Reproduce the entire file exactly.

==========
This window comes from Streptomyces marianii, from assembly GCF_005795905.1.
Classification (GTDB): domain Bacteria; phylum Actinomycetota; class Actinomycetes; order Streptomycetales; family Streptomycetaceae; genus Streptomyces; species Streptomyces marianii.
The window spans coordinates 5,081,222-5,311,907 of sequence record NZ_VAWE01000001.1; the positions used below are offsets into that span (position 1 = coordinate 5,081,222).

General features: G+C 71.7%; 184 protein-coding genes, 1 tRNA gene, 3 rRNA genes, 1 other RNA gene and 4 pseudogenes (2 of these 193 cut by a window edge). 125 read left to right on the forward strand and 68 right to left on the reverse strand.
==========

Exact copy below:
This window comes from Streptomyces marianii, from assembly GCF_005795905.1.
Classification (GTDB): domain Bacteria; phylum Actinomycetota; class Actinomycetes; order Streptomycetales; family Streptomycetaceae; genus Streptomyces; species Streptomyces marianii.
The window spans coordinates 5,081,222-5,311,907 of sequence record NZ_VAWE01000001.1; the positions used below are offsets into that span (position 1 = coordinate 5,081,222).

General features: G+C 71.7%; 184 protein-coding genes, 1 tRNA gene, 3 rRNA genes, 1 other RNA gene and 4 pseudogenes (2 of these 193 cut by a window edge). 125 read left to right on the forward strand and 68 right to left on the reverse strand.